FRESNO, Calif. (KGPE/KSEE) – In a 5-1 vote, the Fresno City Council moved in favor of renewing Measure C, a half-cent sales tax that’s funded local roads and transportation for decades in Fresno County.

“Measure C has improved our communities. 24 of the 35 neighborhoods that I represent have gotten repaved, curbed-sided; gutter, drainage problems have been resolved, and that’s a good thing,” said Fresno City Councilmember Luis Chavez.

If the measure is then approved by the Fresno County Board of Supervisors on Friday, it will go on the November ballot. Measure C would be in place from 2027 to 2057 and is expected to generate around $6.8 billion.

“This plan is good for Fresno residents,” said Fresno Mayor Jerry Dyer.

Fresno City Councilmember Miguel Arias was the only one who voted against it.

“I don’t think it’s ready for voters. We’ve been rushed. I don’t know when it became standard to renew a tax five years before it expires,” he argued.

The current Measure C doesn’t expire until 2027. Arias also raised concerns over how much funding the City of Fresno would get: 48%.

“We’re not fairly represented and we don’t have a voice that equals the population that we’re responsible for.”

Advocacy groups and public commenters also urged the City Council to hold off on placing Measure C until 2024. They say more community input is needed.

“To date, the community has not been meaningfully included and that’s resulted in a plan that has potholes, that’s riddled with loopholes that really wouldn’t benefit our communities in the way that communities have been asking for,” said Veronica Garibay, co-executive director at Leadership Counsel for Justice and Accountability.

Garibay points out that the proposed plan limits how the city and county officials can spend the largest spending category – 51% or $3.5 billion – for new sidewalks, bike lanes, trees, and safe routes to school. The renewed measure supports repairs for existing roads.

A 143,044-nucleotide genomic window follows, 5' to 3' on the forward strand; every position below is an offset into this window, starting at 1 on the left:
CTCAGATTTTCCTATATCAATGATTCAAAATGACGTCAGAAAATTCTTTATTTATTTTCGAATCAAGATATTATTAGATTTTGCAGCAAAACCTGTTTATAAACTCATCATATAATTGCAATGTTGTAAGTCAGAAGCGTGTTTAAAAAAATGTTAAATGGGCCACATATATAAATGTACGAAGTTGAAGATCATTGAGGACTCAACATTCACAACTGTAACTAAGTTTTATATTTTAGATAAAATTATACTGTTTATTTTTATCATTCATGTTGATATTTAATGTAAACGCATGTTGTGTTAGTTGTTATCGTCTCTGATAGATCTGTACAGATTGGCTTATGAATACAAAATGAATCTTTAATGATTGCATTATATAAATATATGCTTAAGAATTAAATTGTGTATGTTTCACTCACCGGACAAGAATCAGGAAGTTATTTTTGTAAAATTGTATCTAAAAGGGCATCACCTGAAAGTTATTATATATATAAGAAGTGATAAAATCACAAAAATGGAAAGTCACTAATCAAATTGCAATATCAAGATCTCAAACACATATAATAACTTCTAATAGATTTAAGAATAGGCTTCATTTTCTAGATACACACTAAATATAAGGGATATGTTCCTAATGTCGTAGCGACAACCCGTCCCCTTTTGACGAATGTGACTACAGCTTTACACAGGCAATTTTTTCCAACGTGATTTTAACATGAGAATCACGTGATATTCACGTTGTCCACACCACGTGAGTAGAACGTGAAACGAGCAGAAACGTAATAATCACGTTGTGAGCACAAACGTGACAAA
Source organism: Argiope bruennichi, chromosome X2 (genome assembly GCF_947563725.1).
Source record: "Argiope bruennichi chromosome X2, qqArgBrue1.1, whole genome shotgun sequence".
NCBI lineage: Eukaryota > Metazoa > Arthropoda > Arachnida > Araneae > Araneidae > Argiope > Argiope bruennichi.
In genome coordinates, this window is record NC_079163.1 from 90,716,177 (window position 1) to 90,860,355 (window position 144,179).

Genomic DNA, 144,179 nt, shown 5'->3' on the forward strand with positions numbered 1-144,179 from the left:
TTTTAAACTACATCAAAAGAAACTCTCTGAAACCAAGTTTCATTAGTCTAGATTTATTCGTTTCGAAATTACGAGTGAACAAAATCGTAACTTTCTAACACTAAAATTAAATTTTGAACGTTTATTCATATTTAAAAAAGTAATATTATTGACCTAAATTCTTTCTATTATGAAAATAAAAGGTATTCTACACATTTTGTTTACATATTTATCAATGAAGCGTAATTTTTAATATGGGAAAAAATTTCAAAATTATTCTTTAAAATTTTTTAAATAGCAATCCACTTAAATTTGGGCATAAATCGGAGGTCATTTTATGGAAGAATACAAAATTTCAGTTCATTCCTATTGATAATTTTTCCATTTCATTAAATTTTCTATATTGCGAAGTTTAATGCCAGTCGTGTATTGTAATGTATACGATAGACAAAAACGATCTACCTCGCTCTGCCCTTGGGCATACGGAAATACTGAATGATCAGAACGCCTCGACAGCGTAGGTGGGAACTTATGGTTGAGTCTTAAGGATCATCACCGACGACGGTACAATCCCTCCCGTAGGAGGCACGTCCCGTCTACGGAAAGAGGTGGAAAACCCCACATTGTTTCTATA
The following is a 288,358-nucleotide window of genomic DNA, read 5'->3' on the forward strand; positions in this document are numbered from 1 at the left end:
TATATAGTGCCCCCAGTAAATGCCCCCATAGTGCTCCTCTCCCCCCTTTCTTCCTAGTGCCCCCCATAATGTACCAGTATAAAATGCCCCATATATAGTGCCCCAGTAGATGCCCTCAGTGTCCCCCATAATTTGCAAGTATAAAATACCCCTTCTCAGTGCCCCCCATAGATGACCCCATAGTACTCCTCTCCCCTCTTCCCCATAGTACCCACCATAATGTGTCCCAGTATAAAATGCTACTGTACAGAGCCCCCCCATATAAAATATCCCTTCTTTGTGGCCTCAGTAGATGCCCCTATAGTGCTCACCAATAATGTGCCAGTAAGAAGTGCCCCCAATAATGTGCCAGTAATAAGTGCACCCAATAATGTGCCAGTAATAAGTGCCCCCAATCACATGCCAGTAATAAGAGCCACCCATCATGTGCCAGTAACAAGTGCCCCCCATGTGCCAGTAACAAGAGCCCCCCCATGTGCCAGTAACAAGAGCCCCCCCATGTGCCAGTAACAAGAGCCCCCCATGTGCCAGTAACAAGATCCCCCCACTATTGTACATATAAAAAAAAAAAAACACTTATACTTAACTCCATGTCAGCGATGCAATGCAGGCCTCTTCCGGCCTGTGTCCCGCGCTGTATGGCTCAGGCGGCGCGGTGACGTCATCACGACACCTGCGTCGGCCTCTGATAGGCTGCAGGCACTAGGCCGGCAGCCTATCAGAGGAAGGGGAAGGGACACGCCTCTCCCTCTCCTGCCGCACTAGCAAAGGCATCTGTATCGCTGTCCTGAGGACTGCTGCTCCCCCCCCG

“Barriers like that would make it next to impossible for small communities, neighborhoods without basic infrastructure, neighborhoods that had been left behind, from really seeing their tax dollars at work for them.”

She says the new measure should invest more in public transportation.

State Attorney General Rob Bonta sent a letter to Fresno City Council on Wednesday, referencing his trip to Fresno this week and echoing what he heard from community leaders: “They have expressed concerns regarding their experience of a lack of adequate public process involved with setting the Renewal Plan’s proposed expenditure,” he wrote in part.

The Fresno County Transportation Authority, a coalition of local leaders in Fresno County overseeing Measure C, says it held several community meetings, polls, and other engagement efforts to get community input.

Council President Nelson Esparza abstained from voting on the transportation tax renewal. The plan was adopted by 14 cities in Fresno County and the Board of Supervisors.

“All we’re doing is asking voters if they approve it. If they don’t like it, we’ll come back to the drawing board,” said Councilmember Chavez.